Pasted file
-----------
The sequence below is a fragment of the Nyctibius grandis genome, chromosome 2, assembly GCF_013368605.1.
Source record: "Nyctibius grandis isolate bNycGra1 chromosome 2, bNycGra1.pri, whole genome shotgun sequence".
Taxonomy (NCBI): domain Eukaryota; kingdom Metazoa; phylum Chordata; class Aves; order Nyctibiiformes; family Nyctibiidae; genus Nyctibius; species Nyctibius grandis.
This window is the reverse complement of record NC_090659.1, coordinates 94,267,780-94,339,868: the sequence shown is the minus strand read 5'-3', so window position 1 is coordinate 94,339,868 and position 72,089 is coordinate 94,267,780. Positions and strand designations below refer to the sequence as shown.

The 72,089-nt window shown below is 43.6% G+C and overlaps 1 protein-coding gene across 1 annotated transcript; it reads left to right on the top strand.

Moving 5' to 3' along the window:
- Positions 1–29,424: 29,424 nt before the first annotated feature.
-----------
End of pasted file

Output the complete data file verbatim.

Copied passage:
The sequence below is a fragment of the Nyctibius grandis genome, chromosome 2, assembly GCF_013368605.1.
Source record: "Nyctibius grandis isolate bNycGra1 chromosome 2, bNycGra1.pri, whole genome shotgun sequence".
Taxonomy (NCBI): domain Eukaryota; kingdom Metazoa; phylum Chordata; class Aves; order Nyctibiiformes; family Nyctibiidae; genus Nyctibius; species Nyctibius grandis.
This window is the reverse complement of record NC_090659.1, coordinates 94,267,780-94,339,868: the sequence shown is the minus strand read 5'-3', so window position 1 is coordinate 94,339,868 and position 72,089 is coordinate 94,267,780. Positions and strand designations below refer to the sequence as shown.

The 72,089-nt window shown below is 43.6% G+C and overlaps 1 protein-coding gene across 1 annotated transcript; it reads left to right on the top strand.

Moving 5' to 3' along the window:
- Positions 1–29,424: 29,424 nt before the first annotated feature.